The bottom line is that you can build a great deck with a bad commander and you can build a bad deck with a great commander, but there are limits as to how consistent and strong your deck will be if your commander isn’t integral to how you plan to win the game.
It’s worth asking what drew me to want to write about this topic.
It feels obvious to me what “midrange” means, and I throw the term around a lot. I also see a lot of players online talk about how their decks are competitive and how certain players are casual. I suspect that the vast majority of these players are actually midrange players. They build decks that have a plan, have lots of good things going for them, but are either not quite on the level of competitive decks or are just a little too good to be called truly casual decks.
Lots of players want to pump themselves up or disparage other players by throwing around terms like competitive and casual.
You might think the trend is for folks to talk about the casual players like they’re inferior and the competitive players like they’re superior, but there are plenty of players who take the opposite view. To a laid back gamer who loves long, fun, durdly games where everyone has a beer and a laugh and nobody feels picked on or targeted, the term “competitive” might be something of an insult. I’m being a little hyperbolic, but my point is simply that “the top” doesn’t have to be spun with the jank side down. You can just as easily value casual play or even pure jank above winning.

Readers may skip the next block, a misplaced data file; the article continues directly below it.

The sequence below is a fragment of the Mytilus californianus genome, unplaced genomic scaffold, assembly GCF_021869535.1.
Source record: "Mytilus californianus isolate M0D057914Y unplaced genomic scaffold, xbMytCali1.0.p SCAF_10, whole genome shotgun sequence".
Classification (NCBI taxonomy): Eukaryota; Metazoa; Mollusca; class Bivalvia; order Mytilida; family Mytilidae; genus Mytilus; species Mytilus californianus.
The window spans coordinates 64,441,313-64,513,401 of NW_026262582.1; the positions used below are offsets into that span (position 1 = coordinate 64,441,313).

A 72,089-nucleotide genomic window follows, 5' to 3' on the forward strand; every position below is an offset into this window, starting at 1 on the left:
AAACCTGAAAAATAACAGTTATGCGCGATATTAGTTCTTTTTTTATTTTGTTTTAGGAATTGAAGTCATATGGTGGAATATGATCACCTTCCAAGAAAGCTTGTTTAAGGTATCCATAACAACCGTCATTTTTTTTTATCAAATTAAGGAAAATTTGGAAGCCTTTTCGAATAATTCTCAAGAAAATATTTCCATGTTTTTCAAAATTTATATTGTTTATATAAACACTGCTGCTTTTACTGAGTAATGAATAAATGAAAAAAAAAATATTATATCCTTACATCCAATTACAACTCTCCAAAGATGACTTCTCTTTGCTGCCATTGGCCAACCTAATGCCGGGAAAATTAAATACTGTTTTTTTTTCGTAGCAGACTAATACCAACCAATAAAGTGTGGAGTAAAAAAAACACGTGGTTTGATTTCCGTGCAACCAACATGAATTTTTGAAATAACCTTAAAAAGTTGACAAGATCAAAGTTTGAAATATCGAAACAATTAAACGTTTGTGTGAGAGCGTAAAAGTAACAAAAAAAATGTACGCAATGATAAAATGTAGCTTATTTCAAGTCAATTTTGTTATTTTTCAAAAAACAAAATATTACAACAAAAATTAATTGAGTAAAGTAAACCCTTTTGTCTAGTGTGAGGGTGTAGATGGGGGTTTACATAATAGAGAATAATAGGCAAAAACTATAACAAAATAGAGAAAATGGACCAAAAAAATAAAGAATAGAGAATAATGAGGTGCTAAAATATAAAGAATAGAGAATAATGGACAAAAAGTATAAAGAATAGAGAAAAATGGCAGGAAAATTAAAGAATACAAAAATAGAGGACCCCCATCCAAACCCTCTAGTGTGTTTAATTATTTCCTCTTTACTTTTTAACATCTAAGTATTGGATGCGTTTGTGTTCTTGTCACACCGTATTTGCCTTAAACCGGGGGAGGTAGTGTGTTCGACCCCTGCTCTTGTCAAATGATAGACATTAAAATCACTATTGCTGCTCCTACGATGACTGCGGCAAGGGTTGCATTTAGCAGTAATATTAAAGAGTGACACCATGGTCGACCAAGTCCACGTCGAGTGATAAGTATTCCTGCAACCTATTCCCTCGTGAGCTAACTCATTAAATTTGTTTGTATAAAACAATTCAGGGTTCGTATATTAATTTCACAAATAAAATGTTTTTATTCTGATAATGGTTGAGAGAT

The reason I think Midrange matters is that what most of us really want is to play games in which everyone has a chance, everyone has fun, and the outcome isn’t obvious at the start of the game.
You want suspense and excitement, and you’re not going to get that with Food Chain Prossh versus Screaming Bald Guys, Ladies Facing Left, and a tribal Centaur deck.
I think it’s not just OK to be building midrange decks, it makes for better games, less salt and a healthier playgroup. Also, you’re probably playing midrange anyways, even if you keep telling folks you’re a competitive player or you think you’re as casual as casual can be.
The trick isn’t just finding our common ground as Commander players, it’s putting in the extra effort to try to make sure our games are balanced and fun.
While I really enjoy deck-building, I also enjoy thinking about Commander as a format. I look at the overall Commander meta a certain way and my view is shaped by the Commander league I run, the podcasts I listen to, and the games I play in.
I view “midrange Commander” as the juicy sweet spot in our format where all things are possible. We can play combo decks and tribal decks. We can play durdly decks, and we can play fast decks. We generally have a plan, but that plan is not to win the game so brutally fast that everyone else winds up being miserable if they aren’t also playing a “cEDH” deck. We can play fair but we don’t have to and the onus is on each of us to try to make sure our games are balanced and in the long run everyone has a good time.
If the philosophy behind competitive Commander is that playing at an optimal competitive level matters above all else, and the philosophy behind casual Commander is that “fun” matters above all else, I think the philosophy behind the midrange game is that winning and “fun” are definitely not the same thing, but are both important.
That’s all I’ve got for you today. Thanks for reading and I’ll see you next week!